Both Minturn and Ward agreed that there are “hot spots”on the Key. Crimes tend to be more concentrated in areas where there is higher population density, more inexpensive housing and a younger population

A single murder occurred and was solved last year. One murder this year was uncovered in July. Investigation of an abandoned car led to discovery of the body of Lynn Carver, 69, in her home. An autopsy revealed the cause of death to be multiple stab wounds. The case is still under investigation.

Ward shared information comparing the manpower available to cover the Peninsula District compared to that for the Gig Harbor Police Department —and the numbers are telling. The Peninsula District has one deputy per 3,667 people, while Gig Harbor has one officer per 850 (see sidebar at keypennews.com).

Although this difference between rural and more urban staffing is not unusual, there are a few takeaway points, which Minturn endorsed. First, if citizens feel that they need more law enforcement and prevention, they need to advocate for more funding. Second, communities partnering with the sheriff may help in these times of fewer resources. And groups like Citizens Against Crime serve as a valuable resource in that partnership.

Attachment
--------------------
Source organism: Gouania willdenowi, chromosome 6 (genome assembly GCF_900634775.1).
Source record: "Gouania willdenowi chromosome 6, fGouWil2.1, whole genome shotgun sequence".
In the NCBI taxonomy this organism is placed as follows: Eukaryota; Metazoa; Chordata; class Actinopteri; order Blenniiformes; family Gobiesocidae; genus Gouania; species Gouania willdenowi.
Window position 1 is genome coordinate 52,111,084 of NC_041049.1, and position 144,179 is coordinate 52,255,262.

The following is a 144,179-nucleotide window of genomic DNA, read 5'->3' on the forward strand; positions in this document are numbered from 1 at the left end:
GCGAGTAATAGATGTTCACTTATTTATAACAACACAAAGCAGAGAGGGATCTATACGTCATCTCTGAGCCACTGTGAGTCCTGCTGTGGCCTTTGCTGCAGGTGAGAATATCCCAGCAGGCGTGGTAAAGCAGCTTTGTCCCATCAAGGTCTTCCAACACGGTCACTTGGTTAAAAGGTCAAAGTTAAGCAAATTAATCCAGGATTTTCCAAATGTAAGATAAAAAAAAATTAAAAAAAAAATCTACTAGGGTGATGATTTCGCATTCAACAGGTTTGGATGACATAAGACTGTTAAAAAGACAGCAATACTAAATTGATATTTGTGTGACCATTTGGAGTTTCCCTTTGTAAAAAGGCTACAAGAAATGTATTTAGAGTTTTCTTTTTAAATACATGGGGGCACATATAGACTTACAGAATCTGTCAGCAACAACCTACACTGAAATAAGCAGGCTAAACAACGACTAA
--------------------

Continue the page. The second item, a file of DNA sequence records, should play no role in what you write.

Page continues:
Ward reported the following statistics for Key Peninsula in August: seven felony arrests, 25 traffic accidents, 15 false alarms and 36 traffic stops (speeding, reckless driving). Statistics for a full 12 months are available on the department’s website.

Minturn had this advice for those wanting to know what to do: “First, if there is an emergency or a crime in progress, call 911. To report incidents no longer in progress, call (253) 798-4721. If you want to report suspicious drug activity, the number is (253) 798-7537. Good descriptions, license plate numbers and pictures are all very helpful. The online system is especially helpful. We read and heed.”

All phone numbers and web-based contacts are listed on the Pierce County Sheriff’s Department website at co.pierce.wa.us (follow the Safety & Judicial navigation menu).